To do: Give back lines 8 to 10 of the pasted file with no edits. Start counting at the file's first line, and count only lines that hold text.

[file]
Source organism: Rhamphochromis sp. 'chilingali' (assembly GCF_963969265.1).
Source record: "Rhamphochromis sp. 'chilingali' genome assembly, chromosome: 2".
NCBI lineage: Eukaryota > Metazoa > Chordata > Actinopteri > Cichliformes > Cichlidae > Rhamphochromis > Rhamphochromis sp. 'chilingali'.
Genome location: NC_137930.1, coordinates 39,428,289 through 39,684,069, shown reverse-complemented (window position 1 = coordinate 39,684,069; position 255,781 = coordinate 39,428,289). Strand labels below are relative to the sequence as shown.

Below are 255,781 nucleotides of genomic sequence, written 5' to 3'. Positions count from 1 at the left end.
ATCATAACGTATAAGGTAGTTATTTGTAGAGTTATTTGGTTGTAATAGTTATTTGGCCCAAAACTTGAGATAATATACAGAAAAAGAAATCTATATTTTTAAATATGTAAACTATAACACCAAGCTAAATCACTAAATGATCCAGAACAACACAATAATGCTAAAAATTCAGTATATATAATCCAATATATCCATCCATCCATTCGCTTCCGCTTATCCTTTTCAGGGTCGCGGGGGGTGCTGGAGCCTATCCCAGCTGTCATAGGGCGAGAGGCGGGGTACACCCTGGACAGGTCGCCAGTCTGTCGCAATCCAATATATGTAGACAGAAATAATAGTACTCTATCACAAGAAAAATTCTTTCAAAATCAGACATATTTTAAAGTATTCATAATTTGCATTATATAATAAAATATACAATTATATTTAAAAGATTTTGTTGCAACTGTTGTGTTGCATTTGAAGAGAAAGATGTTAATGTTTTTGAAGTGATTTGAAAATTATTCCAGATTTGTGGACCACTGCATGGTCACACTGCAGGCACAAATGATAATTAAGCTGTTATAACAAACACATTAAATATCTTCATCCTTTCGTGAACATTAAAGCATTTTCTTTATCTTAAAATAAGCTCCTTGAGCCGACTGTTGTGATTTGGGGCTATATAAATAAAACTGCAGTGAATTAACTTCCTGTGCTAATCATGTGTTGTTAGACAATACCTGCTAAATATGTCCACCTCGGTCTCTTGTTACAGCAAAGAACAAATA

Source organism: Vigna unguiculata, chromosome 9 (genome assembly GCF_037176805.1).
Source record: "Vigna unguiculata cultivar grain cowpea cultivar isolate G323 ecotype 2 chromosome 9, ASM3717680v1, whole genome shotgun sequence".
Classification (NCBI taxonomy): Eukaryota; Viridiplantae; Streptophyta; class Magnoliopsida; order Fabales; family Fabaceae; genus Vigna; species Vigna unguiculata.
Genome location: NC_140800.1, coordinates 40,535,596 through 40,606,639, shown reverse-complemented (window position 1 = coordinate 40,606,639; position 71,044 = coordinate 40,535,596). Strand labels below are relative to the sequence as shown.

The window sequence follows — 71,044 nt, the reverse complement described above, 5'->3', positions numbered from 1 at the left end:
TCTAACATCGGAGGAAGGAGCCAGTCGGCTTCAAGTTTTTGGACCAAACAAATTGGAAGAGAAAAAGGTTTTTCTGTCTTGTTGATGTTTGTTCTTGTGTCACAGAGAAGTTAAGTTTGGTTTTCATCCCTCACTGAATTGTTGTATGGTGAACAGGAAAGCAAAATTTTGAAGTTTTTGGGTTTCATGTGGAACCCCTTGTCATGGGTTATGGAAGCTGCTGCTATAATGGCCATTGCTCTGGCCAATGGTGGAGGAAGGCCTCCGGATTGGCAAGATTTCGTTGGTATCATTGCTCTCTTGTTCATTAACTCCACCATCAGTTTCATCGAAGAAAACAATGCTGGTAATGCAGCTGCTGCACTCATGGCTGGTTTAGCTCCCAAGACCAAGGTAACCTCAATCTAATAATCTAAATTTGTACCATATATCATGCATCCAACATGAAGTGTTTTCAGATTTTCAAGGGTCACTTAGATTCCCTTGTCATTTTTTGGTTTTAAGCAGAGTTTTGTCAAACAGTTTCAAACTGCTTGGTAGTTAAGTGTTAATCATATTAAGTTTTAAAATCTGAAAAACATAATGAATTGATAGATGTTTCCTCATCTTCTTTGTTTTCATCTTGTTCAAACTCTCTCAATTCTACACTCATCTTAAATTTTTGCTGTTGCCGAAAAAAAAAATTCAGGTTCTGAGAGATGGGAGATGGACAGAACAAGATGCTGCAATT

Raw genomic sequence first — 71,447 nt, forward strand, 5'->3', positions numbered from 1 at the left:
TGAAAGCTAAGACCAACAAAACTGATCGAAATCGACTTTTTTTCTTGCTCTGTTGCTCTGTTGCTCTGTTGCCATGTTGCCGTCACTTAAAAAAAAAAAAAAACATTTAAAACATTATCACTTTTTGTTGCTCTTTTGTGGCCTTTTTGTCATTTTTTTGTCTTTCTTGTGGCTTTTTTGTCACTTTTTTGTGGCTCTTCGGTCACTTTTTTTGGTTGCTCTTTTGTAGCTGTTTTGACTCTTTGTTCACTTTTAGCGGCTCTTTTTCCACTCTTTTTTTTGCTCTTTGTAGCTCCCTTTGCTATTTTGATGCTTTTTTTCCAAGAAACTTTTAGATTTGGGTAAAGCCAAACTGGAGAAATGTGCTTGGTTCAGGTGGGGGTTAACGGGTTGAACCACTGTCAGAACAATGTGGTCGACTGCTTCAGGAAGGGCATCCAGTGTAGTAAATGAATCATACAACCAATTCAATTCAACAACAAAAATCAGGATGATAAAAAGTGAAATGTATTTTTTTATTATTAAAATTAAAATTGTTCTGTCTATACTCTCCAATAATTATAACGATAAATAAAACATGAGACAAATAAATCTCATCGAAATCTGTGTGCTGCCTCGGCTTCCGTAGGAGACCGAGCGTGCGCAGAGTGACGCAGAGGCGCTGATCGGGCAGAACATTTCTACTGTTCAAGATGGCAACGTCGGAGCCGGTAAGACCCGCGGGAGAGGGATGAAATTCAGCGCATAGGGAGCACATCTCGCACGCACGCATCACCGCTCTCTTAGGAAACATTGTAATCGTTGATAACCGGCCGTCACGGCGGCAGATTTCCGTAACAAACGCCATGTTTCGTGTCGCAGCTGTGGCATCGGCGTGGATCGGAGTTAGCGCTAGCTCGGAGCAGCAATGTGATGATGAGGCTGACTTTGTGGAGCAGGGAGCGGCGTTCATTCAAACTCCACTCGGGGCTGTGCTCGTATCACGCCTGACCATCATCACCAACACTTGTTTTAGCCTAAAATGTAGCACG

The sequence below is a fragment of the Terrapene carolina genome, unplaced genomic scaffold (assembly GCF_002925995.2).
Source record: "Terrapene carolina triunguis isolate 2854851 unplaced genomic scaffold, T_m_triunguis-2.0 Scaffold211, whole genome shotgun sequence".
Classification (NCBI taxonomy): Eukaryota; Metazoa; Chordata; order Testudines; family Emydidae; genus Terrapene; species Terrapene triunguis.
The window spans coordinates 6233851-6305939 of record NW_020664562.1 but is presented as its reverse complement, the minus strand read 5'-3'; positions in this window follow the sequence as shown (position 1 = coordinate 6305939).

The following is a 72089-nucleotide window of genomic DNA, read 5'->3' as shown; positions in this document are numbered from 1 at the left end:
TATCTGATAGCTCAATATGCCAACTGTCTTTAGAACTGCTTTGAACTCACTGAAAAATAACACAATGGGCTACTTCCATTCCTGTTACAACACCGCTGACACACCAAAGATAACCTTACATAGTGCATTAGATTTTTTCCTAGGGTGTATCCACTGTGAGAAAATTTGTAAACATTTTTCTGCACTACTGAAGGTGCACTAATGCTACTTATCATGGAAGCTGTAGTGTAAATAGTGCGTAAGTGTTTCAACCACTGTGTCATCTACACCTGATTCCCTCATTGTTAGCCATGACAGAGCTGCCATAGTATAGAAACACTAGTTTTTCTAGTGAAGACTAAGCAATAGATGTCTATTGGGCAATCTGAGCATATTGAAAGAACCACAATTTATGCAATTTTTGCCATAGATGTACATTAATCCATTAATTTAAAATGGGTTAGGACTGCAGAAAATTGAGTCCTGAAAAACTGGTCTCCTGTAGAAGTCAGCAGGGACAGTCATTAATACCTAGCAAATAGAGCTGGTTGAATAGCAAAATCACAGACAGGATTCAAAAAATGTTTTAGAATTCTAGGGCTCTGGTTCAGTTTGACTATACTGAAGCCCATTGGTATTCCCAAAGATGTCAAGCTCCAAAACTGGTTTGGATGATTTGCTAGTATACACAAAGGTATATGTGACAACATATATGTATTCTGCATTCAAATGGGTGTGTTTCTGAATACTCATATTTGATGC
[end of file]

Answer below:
Source record: "Vigna unguiculata cultivar grain cowpea cultivar isolate G323 ecotype 2 chromosome 9, ASM3717680v1, whole genome shotgun sequence".
Classification (NCBI taxonomy): Eukaryota; Viridiplantae; Streptophyta; class Magnoliopsida; order Fabales; family Fabaceae; genus Vigna; species Vigna unguiculata.
Genome location: NC_140800.1, coordinates 40,535,596 through 40,606,639, shown reverse-complemented (window position 1 = coordinate 40,606,639; position 71,044 = coordinate 40,535,596). Strand labels below are relative to the sequence as shown.